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how bass parts affect your sound?

Discussion in 'Basses [BG]' started by Son of Bovril, Sep 27, 2006.


  1. place in order, what do you think has the biggest effect on your bass's sound:

    IMO...

    1. preamp
    2. pickups
    3. Neck wood
    4. body wood
    5. body top (ie. maple top)
     
  2. Pennydreadful

    Pennydreadful Goin out West

    Jun 13, 2005
    Arlington, Texas
    1.Pickups
    2.Body wood
    3/4.Neck wood (fretboard)
    3/4.Body Top

    I don't do pre-amps.
     
  3. Doctor J

    Doctor J

    Dec 23, 2005
    Well preamp first since you've got the scope to change up to about 30db on partiular frequency ranges by design. In terms of non-active sound alteration, I'd say the pickups. I would also suggest you add strings to your list, bridge too. I would be of the opinion that they have more influence on the electric sound of a bass more so than the wood.
     
  4. Rodent

    Rodent A Killer Pickup Line™ Commercial User

    Dec 20, 2004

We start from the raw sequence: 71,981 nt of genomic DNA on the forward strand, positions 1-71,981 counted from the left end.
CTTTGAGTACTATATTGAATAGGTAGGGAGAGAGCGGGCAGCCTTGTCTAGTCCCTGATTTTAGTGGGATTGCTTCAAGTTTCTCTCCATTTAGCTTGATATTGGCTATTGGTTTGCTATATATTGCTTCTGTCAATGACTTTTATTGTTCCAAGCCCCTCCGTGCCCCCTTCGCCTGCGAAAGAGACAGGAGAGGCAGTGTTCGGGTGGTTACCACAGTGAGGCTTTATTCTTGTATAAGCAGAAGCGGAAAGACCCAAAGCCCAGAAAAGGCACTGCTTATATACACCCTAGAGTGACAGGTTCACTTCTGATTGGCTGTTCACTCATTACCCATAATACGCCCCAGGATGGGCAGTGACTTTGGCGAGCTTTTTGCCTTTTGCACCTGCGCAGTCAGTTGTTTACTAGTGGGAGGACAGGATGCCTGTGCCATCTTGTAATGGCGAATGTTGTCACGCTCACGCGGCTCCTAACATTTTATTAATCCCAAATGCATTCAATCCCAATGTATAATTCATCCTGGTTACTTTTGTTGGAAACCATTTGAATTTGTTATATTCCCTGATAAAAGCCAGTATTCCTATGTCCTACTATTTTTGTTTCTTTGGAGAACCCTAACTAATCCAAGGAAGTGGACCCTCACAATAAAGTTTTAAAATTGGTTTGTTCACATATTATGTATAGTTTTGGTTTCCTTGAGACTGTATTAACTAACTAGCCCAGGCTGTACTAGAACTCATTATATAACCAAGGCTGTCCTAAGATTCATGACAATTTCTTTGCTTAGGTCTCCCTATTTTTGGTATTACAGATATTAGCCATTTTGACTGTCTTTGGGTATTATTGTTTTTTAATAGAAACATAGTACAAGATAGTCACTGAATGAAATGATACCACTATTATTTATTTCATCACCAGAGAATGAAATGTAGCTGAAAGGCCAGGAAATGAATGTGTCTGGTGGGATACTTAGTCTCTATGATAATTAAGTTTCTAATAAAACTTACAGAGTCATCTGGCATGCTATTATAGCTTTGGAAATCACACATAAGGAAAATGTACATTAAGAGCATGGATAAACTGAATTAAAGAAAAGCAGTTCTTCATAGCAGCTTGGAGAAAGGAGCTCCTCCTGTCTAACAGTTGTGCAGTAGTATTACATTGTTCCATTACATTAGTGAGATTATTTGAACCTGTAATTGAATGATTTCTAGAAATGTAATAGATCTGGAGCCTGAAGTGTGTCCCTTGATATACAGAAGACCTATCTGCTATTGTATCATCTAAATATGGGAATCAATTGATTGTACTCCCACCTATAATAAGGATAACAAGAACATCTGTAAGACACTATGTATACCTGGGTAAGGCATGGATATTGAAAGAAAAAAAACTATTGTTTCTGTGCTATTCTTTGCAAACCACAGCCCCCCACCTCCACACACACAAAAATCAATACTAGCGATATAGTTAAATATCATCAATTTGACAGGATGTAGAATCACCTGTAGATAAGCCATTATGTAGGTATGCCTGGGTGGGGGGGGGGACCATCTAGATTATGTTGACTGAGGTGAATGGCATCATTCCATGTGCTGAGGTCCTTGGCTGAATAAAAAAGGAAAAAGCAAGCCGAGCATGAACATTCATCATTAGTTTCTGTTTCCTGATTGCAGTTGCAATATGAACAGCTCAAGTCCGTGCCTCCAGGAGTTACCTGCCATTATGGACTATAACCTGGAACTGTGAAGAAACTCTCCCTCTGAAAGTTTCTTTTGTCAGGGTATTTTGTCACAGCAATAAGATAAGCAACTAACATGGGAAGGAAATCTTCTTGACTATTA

Upper Left Corner (Seattle)
    Player-Builder-Founder: Honey Badger Pickups & Regenerate Guitar Works
    1. hands/technique
    2. preamp
    3. hands/technique
    4. pickups
    5. hands/technique
    6. all of the other bass construction materials and techniques which each add a small portion to the overall package
    7. hands/technique


    I say this due to hearing several of my clients play certain demo instruments I have on-hand. each bass takes on a new sound depending on who is playing it. I hear the same sound consistency when a client switches from one bass to the next ... sure there are subtle differences between different basses, but nothing as extreme as the difference between bassists on a specific bass.

    a great player can make a cheap bass sound outstanding ... a poor player can make an outstanding bass sound cheap

    all the best,

    R
     
  5. ok, but bassed on the fact that I'm looking at building a custom instrument, I'm more interested in where the money is best spent...

    I should probably add the nut and bridge to the list shouldn I...

    strings can be changed quite often anyways...
     
  6. Showdown

    Showdown

    Jan 21, 2002
    Honolulu, Hawaii

    I agree about strings, they can have a significant impact on your tone, more so than pickups IMO. The different types of strings (flats, rounds, etc.) have an obvious affect, but even different brands of the same type, say nickel rounds, will sound different from each other.
     
  7. Fuzzbass

    Fuzzbass P5 with overdrive Gold Supporting Member